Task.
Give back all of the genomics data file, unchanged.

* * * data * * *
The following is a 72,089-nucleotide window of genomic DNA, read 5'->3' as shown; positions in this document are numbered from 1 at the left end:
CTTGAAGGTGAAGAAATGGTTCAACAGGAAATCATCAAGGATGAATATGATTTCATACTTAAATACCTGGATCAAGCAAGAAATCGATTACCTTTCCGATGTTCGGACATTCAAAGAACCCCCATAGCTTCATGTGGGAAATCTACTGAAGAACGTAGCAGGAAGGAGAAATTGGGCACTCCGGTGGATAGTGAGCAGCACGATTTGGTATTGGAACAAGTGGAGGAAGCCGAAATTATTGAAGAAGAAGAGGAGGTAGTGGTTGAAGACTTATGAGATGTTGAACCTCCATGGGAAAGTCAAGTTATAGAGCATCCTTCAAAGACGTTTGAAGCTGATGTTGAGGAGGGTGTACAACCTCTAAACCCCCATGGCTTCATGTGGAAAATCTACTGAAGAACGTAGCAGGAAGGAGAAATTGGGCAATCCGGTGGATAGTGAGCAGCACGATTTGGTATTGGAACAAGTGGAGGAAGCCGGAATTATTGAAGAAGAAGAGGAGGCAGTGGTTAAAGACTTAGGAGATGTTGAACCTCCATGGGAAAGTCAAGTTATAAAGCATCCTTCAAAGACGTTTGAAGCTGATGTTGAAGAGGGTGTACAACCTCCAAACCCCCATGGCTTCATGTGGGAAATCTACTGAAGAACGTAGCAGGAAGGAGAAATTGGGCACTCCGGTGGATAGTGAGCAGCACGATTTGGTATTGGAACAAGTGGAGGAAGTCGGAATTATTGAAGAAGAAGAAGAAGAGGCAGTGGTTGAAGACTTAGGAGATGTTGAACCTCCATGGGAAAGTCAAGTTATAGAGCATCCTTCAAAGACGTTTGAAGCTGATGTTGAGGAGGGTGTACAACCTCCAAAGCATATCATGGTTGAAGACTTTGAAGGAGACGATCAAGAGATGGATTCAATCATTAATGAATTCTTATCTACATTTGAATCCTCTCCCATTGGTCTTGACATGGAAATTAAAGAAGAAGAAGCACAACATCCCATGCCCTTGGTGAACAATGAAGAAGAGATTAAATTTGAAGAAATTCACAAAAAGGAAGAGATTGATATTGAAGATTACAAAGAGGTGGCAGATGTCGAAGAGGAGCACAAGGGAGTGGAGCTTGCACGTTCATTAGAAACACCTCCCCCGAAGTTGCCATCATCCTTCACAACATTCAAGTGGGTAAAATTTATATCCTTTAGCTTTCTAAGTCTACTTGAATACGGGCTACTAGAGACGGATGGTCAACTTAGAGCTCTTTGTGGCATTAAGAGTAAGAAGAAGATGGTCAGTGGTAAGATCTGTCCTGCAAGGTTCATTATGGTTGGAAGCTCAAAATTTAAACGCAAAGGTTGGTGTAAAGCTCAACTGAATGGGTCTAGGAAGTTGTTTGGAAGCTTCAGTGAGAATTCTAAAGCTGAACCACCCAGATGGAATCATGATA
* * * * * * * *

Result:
The following is a 72,089-nucleotide window of genomic DNA, read 5'->3' as shown; positions in this document are numbered from 1 at the left end:
CTTGAAGGTGAAGAAATGGTTCAACAGGAAATCATCAAGGATGAATATGATTTCATACTTAAATACCTGGATCAAGCAAGAAATCGATTACCTTTCCGATGTTCGGACATTCAAAGAACCCCCATAGCTTCATGTGGGAAATCTACTGAAGAACGTAGCAGGAAGGAGAAATTGGGCACTCCGGTGGATAGTGAGCAGCACGATTTGGTATTGGAACAAGTGGAGGAAGCCGAAATTATTGAAGAAGAAGAGGAGGTAGTGGTTGAAGACTTATGAGATGTTGAACCTCCATGGGAAAGTCAAGTTATAGAGCATCCTTCAAAGACGTTTGAAGCTGATGTTGAGGAGGGTGTACAACCTCTAAACCCCCATGGCTTCATGTGGAAAATCTACTGAAGAACGTAGCAGGAAGGAGAAATTGGGCAATCCGGTGGATAGTGAGCAGCACGATTTGGTATTGGAACAAGTGGAGGAAGCCGGAATTATTGAAGAAGAAGAGGAGGCAGTGGTTAAAGACTTAGGAGATGTTGAACCTCCATGGGAAAGTCAAGTTATAAAGCATCCTTCAAAGACGTTTGAAGCTGATGTTGAAGAGGGTGTACAACCTCCAAACCCCCATGGCTTCATGTGGGAAATCTACTGAAGAACGTAGCAGGAAGGAGAAATTGGGCACTCCGGTGGATAGTGAGCAGCACGATTTGGTATTGGAACAAGTGGAGGAAGTCGGAATTATTGAAGAAGAAGAAGAAGAGGCAGTGGTTGAAGACTTAGGAGATGTTGAACCTCCATGGGAAAGTCAAGTTATAGAGCATCCTTCAAAGACGTTTGAAGCTGATGTTGAGGAGGGTGTACAACCTCCAAAGCATATCATGGTTGAAGACTTTGAAGGAGACGATCAAGAGATGGATTCAATCATTAATGAATTCTTATCTACATTTGAATCCTCTCCCATTGGTCTTGACATGGAAATTAAAGAAGAAGAAGCACAACATCCCATGCCCTTGGTGAACAATGAAGAAGAGATTAAATTTGAAGAAATTCACAAAAAGGAAGAGATTGATATTGAAGATTACAAAGAGGTGGCAGATGTCGAAGAGGAGCACAAGGGAGTGGAGCTTGCACGTTCATTAGAAACACCTCCCCCGAAGTTGCCATCATCCTTCACAACATTCAAGTGGGTAAAATTTATATCCTTTAGCTTTCTAAGTCTACTTGAATACGGGCTACTAGAGACGGATGGTCAACTTAGAGCTCTTTGTGGCATTAAGAGTAAGAAGAAGATGGTCAGTGGTAAGATCTGTCCTGCAAGGTTCATTATGGTTGGAAGCTCAAAATTTAAACGCAAAGGTTGGTGTAAAGCTCAACTGAATGGGTCTAGGAAGTTGTTTGGAAGCTTCAGTGAGAATTCTAAAGCTGAACCACCCAGATGGAATCATGATA